Global Conflict Experts See Signs Of Potential Violence Around U.S. Election
ARI SHAPIRO, HOST:
For years, American human rights groups have monitored elections abroad, mostly in fledgling democracies or places where sectarian violence could erupt. Now, for the first time, some groups are focusing on the U.S. election. As NPR's Joel Rose reports, they're seeing warning signs of potential conflict or even violence ahead.
JOEL ROSE, BYLINE: Fifty years ago, Hrair Balian fled Lebanon, the country where he was born, to escape from civil war and political turmoil and landed in the U.S.
HRAIR BALIAN: I never imagined that in this country I would worry about the same things that I was worried when I lived in Lebanon.
ROSE: Balian directs the conflict resolution program at the Carter Center, started by former President Jimmy Carter, in part to ensure fair elections in the developing world. Balian has worked in the Balkans and former Soviet states, though never on a U.S. election until now. Balian told me he doesn't want to sound like an alarmist, but some of the things he sees happening in this country - they're pretty alarming.
BALIAN: What we fear is that guns, protests and elections do not mix well.
ROSE: Experts in global conflict see rising signs of potential violence around the election here. There's a good chance that no clear winner will emerge on election night and deep concern about what will happen next, especially if protesters and counter-protesters collide in the streets. The Carter Center is operating behind the scenes, working with local faith leaders in an effort to keep everyone calm, while other conflict resolution groups are also sounding the alarm.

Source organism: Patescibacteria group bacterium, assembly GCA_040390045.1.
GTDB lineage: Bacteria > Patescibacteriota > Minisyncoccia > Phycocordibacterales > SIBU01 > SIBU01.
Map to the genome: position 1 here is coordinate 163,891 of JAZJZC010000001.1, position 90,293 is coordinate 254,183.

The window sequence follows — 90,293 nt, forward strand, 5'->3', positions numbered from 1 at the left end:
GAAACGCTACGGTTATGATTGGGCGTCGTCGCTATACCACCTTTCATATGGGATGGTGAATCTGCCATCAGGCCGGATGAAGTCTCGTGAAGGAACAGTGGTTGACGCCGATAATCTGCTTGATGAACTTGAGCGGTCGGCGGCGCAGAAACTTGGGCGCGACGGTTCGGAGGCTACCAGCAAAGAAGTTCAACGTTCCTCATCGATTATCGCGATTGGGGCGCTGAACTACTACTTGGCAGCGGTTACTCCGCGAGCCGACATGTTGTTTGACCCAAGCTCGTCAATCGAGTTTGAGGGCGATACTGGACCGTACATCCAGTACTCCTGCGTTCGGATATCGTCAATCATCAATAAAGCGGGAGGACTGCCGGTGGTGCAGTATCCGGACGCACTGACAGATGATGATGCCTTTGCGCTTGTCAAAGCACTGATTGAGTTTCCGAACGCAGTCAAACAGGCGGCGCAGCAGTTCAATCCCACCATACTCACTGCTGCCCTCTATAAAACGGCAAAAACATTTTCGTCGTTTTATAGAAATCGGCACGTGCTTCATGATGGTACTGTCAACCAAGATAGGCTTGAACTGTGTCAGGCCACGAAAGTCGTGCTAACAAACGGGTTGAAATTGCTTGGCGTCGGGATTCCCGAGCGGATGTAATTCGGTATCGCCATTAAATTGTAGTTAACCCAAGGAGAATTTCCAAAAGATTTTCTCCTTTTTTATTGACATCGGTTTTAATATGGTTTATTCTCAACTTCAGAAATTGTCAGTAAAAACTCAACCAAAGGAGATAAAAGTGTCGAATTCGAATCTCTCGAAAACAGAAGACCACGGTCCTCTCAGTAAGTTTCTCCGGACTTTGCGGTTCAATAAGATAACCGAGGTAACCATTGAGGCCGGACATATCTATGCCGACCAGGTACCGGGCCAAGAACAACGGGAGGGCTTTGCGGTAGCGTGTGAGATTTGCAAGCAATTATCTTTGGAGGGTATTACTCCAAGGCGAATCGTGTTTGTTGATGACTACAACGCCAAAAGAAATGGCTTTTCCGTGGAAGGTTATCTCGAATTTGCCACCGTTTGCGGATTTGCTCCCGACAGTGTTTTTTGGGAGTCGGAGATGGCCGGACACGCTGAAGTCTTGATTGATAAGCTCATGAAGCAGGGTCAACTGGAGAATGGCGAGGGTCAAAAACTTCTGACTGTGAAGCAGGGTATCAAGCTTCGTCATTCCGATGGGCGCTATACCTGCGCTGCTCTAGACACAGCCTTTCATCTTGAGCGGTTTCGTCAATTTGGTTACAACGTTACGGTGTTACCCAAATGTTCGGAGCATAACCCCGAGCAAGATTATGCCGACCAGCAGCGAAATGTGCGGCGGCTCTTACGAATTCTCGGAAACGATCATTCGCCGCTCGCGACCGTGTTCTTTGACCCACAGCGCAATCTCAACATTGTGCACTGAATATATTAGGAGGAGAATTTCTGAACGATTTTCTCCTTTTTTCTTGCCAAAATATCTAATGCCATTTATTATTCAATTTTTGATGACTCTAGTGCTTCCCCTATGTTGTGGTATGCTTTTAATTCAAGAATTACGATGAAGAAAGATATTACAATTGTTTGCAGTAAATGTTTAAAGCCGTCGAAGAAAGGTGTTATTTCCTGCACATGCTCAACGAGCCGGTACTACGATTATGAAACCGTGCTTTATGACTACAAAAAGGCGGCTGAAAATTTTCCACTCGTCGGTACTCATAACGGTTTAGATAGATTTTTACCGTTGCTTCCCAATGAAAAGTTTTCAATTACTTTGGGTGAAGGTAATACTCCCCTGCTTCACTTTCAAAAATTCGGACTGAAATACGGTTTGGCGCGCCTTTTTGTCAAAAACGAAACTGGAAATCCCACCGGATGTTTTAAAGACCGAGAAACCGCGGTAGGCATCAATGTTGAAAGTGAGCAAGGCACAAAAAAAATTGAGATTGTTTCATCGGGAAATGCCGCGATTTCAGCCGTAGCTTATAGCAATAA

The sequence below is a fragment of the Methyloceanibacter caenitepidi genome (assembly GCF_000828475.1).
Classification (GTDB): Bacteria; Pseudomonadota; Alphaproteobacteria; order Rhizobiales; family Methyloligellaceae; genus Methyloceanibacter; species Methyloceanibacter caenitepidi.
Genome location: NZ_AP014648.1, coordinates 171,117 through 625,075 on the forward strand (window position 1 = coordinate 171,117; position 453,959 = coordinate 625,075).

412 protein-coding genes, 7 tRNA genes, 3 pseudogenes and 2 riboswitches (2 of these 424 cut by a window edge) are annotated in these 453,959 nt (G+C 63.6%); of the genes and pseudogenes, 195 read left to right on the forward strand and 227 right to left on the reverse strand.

Tim Phillips is the founder of the nonprofit Beyond Conflict. He's worked in places like South Africa and Northern Ireland and didn't think U.S. democracy would face the same problems.
TIM PHILLIPS: The United States had been promoting democratic elections and democracy around the world. And when we looked at our own problems, we thought, of course, we have some big issues. But we're, in a sense, immune from an us-versus-them mindset where there could be real conflict.
BALIAN: I thought I was dreaming. I thought I was having nightmares.
ROSE: Hrair Balian says he and other experts know the warning signs of potential violence from their experience around the world.
BALIAN: We look for early signs so that we can come up with early interventions before all hell breaks loose.
ROSE: Balian says he's watched with a growing sense of dismay as he recognized more and more of those early warning signs in the U.S. The first warning sign - growing polarization along racial and identity lines. The country was polarized politically, and then came this summer's national reckoning over racial justice as protests turned violent in Oregon, in Kentucky, in Minnesota and Wisconsin.
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ROSE: In Kenosha, a teenager allegedly shot and killed two protesters this summer. That brings us to the second warning sign for conflict experts - when extremists start to take matters into their own hands. Those experts found it deeply alarming when the FBI said earlier this month that it had thwarted a plot by self-styled militias in Michigan to kidnap Governor Gretchen Whitmer, a Democrat.
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GRETCHEN WHITMER: I knew this job would be hard. But I'll be honest. I never could've imagined anything like this.
ROSE: A third warning sign is when political rivals seek to gain total power and cut out the other side. But experts say there are reasons for optimism, too. Tim Phillips says U.S. democracy, the oldest in the world, is still strong. And he believes Americans are actually not quite as divided as we think.
PHILLIPS: Are we going to see the levels of violence that I've seen in Northern Ireland or South Africa or Central America and Bosnia? I really don't think so. But that's not to diminish the real threat that acts of violence can have in this country.
ROSE: Phillips says there is still time to de-escalate tensions before all hell breaks loose. But that would require our elected leaders to denounce violence before it is too late.
Joel Rose, NPR News, Washington.
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